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What is Android NDK. A toolset that lets you embed in you app native source code C, C++(recently supported December 2010) and assembly(?) It is supported on android cupcake(1.5)+ It is aimed to Bring native libraries in android (code reusability)

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What is Android NDK


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    1. What is Android NDK A toolset that lets you embed in you app native source code C, C++(recently supported December 2010) and assembly(?) It is supported on android cupcake(1.5)+ It is aimed to Bring native libraries in android (code reusability) Make some parts of the application really fast using code generated for arm-like cpus Most of the time android SDK is prerequisite for NDK Under heavy development

    2. When should be used? Not just because we like c++ more than java! Only when its benefits outrages its drawbacks Why? Always increases application complexity Very difficult debugging But OpenGL graphics to work on android in favor of NDK Increases speed Enable us to port most of the libraries

    3. How... ? Android provides 2 ways: Writing the application using the standard SDK framework and then using JNI to access the API provided by NDK. Write a native activity using NativeActivity class and native code to implement activity lifecycle callbacks. Available only on Android 2.3+ Services, Content providers must be implemented using NDK.

    4. So what exactly is JNI? Tip: Java Native Interface Available years before android appeared Used when something java couldn't do e.g. platform specific features Many library java classes use JNI Can be used to inteface with C, C++ and assembly But also through that C and C++ can call native JAVA functions!

    5. JNI example NativeConnection class public class NativeConnection{ public native String stringFromJNI(); // This method loads as soon as the instance of the class is created static { System.loadLibrary("helloFromJNI"); } } HelloFromJNI.cpp JNIEXPORT jstring JNICALL Java_ceid_1ds2_cbox_helloandroid_NativeConnection_stringFromJNI( JNIEnv* env, //environment pointer jobject thiz ) //object pointer { return env->NewStringUTF("Hello from native C++ code using NJI :-D"); //return (*env)->NewStringUTF("Hello from native C code using NJI :-D"); }

    6. Native Method Names A native method name is concatenated from the following components: the prefix Java_ a mangled fully-qualified class name an underscore (“_”) separator a mangled method name for overloaded native methods, two underscores (“__”) followed by the mangled argument signature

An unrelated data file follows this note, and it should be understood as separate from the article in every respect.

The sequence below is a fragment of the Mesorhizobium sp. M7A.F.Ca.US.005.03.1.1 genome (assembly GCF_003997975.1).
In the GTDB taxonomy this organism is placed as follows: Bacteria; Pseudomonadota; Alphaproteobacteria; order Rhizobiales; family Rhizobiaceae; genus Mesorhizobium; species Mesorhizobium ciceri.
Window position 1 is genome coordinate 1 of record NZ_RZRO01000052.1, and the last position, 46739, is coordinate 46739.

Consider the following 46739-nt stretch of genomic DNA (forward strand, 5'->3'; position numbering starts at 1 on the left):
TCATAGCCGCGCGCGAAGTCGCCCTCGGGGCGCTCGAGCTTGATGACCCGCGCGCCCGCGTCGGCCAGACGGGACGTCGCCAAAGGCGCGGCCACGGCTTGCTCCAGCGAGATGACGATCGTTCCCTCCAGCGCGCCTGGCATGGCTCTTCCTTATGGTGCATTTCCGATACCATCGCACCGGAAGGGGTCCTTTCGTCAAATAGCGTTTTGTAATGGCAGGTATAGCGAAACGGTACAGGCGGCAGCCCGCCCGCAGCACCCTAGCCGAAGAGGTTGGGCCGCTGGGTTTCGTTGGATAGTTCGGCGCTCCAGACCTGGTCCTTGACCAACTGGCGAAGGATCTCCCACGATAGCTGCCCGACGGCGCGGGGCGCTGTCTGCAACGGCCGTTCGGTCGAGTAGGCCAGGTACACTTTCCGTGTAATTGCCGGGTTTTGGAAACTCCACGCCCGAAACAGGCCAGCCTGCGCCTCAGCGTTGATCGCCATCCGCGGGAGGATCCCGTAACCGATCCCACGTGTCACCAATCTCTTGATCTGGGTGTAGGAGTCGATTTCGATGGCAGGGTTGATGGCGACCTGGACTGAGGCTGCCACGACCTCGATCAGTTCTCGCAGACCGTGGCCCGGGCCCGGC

7. Native Method Names Other characters: _0XXXX: a Unicode character XXXX. _1: the character “_” _2: the character “;” in signatures _3: the character “[“ in signatures Pretty difficult to remember! But there is a tool that can help us! javah !

    8. javah Header and Stub File Generator javah [ options ] fully-qualified-classname e.g. javah -nji com.helloandroid.NativeConnection -o helloFromJNI.h Generates all the function prototypes in an automated way! Suports C-like C++

    9. JNI strategy Create the native methods in java class Load the library in java class Create the function prototypes using javah in a .h file Create the final native source file! Use your native methods inside Android activity

    10. JNI example! NativeConnection class public class NativeConnection{ public native String stringFromJNI(); // This method loads as soon as the instance of the class is created static { System.loadLibrary("helloFromJNI"); } } HelloFromJNI.cpp JNIEXPORT jstring JNICALL Java_ceid_1ds2_cbox_helloandroid_NativeConnection_stringFromJNI( JNIEnv* env, //environment pointer jobject thiz ) //object pointer { return env->NewStringUTF("Hello from native C++ code using NJI :-D"); //return (*env)->NewStringUTF("Hello from native C code using NJI :-D"); }

    11. JNI in android The Android NDK is nothing more than a complement to the Android SDK that helps you to: Generate JNI-compatible shared libraries that can run on the Android platform running on ARM CPUs. Copy the generated libraries to a proper location of your application to be included in .apks - A set of cross-toolchains (compilers, linkers, etc..) that can generate native ARM binaries on Linux, OS X and Windows (with Cygwin) All the rest is just JNI!

    12. Android NDK strategy Implement the usual application lifecycle callbacks Implement the native methods in a java class Load the library in a java class Create the function prototypes using javah in a .h file(optional) Create the final native source file Use your native methods somewhere inside Android activity Execute the commands from your working directory: <pathToSDK>/tools/android update project -p . -s <pathToNDK>/ndk-build Build the project using eclipse

    13. JNI revisited A native cannot return anything to java It has to be one of the JNI defined types: jboolean, jint, jfloat, jdouble, jstring . . . . j<javaType> To interfere with this types there also many many JNI functions To get the native string from javaString: const char *nativeString = env->GetStringUTFChars(javaString, 0); Some time are the same e.g. int data type is 8 bit signed same as jint.

    14. JNI revisited For example Java arrays are not guaranteed to have a continuous memory layout like C arrays. void Get<PrimitiveType>ArrayRegion(JNIEnv *env, ArrayType array, jsize start, jsize len, NativeType *buf); returns a native type array in a continues region JNIEXPORT jint JNICALL Java_IntArray_sumArray(JNIEnv *env, jobject obj, jintArray arr) { jint buf[10]; jint i, sum = 0; env->GetIntArrayRegion(arr, 0, 10, buf); for (i = 0; i < 10; i++) { sum += buf[i]; } return sum;}